Welcome to my free Folsom Prison Blues guitar lesson page dedicated to the man in black, Johnny Cash. He was born on February 26, 1932, and passed away on September 12, 2003, was an iconic American singer, songwriter, guitarist, and actor. He is considered one of the most influential musicians of the 20th century, particularly in the genres of country, rock and roll, and folk.
Cash was born in Kingsland, Arkansas, and his music career began in the 1950s when he signed with Sun Records, a label known for its contributions to the emergence of rock and roll. He released several hits during this time, including "I Walk the Line" and "Folsom Prison Blues," which showcased his deep, resonant voice and his unique blend of country music with rockabilly and blues influences.
Throughout his career, Johnny Cash recorded numerous chart-topping songs, such as "Ring of Fire," "Man in Black," and "A Boy Named Sue." He was known for his rich baritone voice, his distinctive rhythmic style, and his heartfelt storytelling in his lyrics, often drawing from his own life experiences and the struggles of the working class.
Cash was also recognized for his live performances, including his legendary concerts at prisons, such as Folsom Prison and San Quentin. These performances showcased his empathy for the incarcerated and helped popularize his outlaw image.
On this page I'll explain to you how I play Folsom Prison Blues on the acoustic guitar. You'll find a free pdf chord sheet below as well.
The song "Folsom Prison Blues" is included on Johnny Cash's debut studio album, titled "With His Hot and Blue Guitar!" The album was released in 1957 by Sun Records.
"Folsom Prison Blues" was written by Johnny Cash himself. He wrote the song while serving in the United States Air Force in Germany in the early 1950s. It was inspired by the 1951 film "Inside the Walls of Folsom Prison."
The track was released as a single in 1955. It became one of Cash's signature songs and performed well on the charts. It reached number four on the Billboard country chart and remained on the chart for a total of 39 weeks.
The song "Folsom Prison Blues" tells the story of a fictional inmate who laments about being locked away in Folsom Prison after he "shot a man in Reno just to watch him die." It reflects the feelings of regret, longing, and the desire for freedom. The song captures the experiences and emotions of prisoners, drawing on Cash's ability to empathize with those facing hardship.
While there is no official music video for "Folsom Prison Blues" from the time of its original release, there have been various video adaptations and performances of the song. Notably, Johnny Cash performed the song during his famous live concert at Folsom Prison in 1968. The concert was recorded, and footage from the event was used in subsequent documentaries and retrospectives. These recordings capture the electrifying energy and emotional depth of Cash's performance at the prison.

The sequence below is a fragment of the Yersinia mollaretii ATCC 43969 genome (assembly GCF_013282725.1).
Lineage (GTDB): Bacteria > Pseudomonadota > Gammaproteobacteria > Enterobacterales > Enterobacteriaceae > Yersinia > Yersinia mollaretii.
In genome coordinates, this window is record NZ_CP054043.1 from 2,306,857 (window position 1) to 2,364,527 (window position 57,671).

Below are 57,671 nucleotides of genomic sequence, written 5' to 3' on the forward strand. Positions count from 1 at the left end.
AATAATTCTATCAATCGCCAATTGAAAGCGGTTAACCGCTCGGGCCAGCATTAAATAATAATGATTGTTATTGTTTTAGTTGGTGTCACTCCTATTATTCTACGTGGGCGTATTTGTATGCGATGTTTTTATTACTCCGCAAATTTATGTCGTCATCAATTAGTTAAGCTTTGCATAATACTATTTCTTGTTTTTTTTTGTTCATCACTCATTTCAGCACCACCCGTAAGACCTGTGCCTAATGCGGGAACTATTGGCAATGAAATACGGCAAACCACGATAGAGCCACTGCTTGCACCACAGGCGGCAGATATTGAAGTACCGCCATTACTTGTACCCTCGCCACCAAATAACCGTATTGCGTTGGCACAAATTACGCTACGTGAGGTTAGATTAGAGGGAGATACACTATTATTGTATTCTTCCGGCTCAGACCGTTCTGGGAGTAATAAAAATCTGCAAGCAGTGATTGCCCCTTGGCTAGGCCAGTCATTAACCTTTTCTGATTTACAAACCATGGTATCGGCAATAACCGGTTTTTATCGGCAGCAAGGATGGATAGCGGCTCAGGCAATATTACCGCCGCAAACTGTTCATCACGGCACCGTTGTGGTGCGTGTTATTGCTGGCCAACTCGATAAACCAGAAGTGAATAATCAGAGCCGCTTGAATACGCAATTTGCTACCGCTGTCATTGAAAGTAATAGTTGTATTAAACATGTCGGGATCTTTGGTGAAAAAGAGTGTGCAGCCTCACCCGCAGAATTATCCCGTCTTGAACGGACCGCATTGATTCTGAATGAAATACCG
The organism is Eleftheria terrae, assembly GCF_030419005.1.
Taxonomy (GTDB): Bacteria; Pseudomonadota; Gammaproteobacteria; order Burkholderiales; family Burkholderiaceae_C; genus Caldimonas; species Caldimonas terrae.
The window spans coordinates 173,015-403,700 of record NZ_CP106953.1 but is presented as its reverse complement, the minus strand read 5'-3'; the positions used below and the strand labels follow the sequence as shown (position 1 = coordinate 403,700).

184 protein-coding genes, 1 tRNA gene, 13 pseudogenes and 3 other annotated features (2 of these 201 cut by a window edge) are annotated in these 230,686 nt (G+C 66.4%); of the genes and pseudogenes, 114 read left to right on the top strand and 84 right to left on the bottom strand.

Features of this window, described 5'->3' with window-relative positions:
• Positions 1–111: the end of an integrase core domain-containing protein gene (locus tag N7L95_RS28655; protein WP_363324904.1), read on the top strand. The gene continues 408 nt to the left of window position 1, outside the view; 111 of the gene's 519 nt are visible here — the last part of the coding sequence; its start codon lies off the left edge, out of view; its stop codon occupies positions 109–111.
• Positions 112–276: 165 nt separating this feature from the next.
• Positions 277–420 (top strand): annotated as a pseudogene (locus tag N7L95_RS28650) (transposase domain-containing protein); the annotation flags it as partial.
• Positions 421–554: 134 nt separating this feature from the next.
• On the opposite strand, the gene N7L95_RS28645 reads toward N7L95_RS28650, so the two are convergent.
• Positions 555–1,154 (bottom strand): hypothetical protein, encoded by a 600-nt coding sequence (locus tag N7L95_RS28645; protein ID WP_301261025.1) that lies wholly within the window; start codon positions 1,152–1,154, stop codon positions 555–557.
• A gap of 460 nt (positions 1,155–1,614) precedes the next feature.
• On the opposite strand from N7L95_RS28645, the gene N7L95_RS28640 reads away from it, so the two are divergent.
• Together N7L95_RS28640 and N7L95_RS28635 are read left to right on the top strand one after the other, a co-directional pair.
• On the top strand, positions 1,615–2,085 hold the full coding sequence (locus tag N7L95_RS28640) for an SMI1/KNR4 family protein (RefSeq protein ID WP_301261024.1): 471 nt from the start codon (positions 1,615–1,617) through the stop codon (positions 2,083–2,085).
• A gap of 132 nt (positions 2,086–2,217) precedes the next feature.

I hear the train a comin' - it's rolling round the bend
And I ain't seen the sunshine since I don't know when
I'm stuck in Folsom prison, and time keeps draggin' on
But that train keeps a rollin' on down to San Antone
When I was just a baby my mama told me
"Son, always be a good boy, don't ever play with guns"
But I shot a man in Reno just to watch him die
When I hear that whistle blowing, I hang my head and cry
I bet there's rich folks eating in a fancy dining car
They're probably drinkin' coffee and smoking big cigars
Well I know I had it coming, I know I can't be free
But those people keep a movin' - and that's what tortures me
Well if they freed me from this prison if that railroad train was mine
I bet I'd move it on a little farther down the line
Far from Folsom prison, that's where I want to stay
And I'd let that lonesome whistle blow my blues away.
This classic is usually played in the Key of E, but originally it was
recorded higher in B, but still using the E,A and B7 chord shapes, sop
they used a capo on the 2nd fret. Over the years, Johnny dropped the key
down 1 fret. In this video lesson, I'm not going to use a capo at all,
but feel free to capo up if you feel the need to do so.
As already mentioned, the chords for this song are E, A and B7.
are two ways you can play rhythm on this song. The first is a root down
up down up down up and repeat. Or you can play a bass note by playing
root down up bass up down up. I'll discuss both in the video lesson
The picking break in this is played higher on the fret board then I'm going to play it but in the lesson I'll show both positions. It's just the first part in E which can be played low or high, so with one guitar it sounds better low. And as the chord sheet and lyrics on this page indicate, you can play the same break twice or just skip the second break.
Apart from his music career, Cash also ventured into acting, appearing in films and TV shows. He starred in the musical drama "Walk the Line" (2005), which depicted his life and relationship with June Carter Cash, his second wife and musical partner. The film earned critical acclaim and an Academy Award for Best Actor for Joaquin Phoenix, who portrayed Cash.
Johnny Cash's personal life was often marked by struggles with substance abuse and personal hardships. However, he managed to overcome these challenges and continued to create music that resonated with audiences worldwide. His enduring popularity and influence earned him induction into the Country Music Hall of Fame, the Rock and Roll Hall of Fame, and the Gospel Music Hall of Fame.
Johnny Cash's legacy extends beyond his music. He remains an iconic figure in American culture, admired for his authenticity, compassion for the marginalized, and his ability to connect with audiences through his heartfelt performances. His music continues to inspire and influence countless artists across various genres.
Thanks for stopping by my Folsom Prison Blues guitar lesson page and I hope the info here was helpful.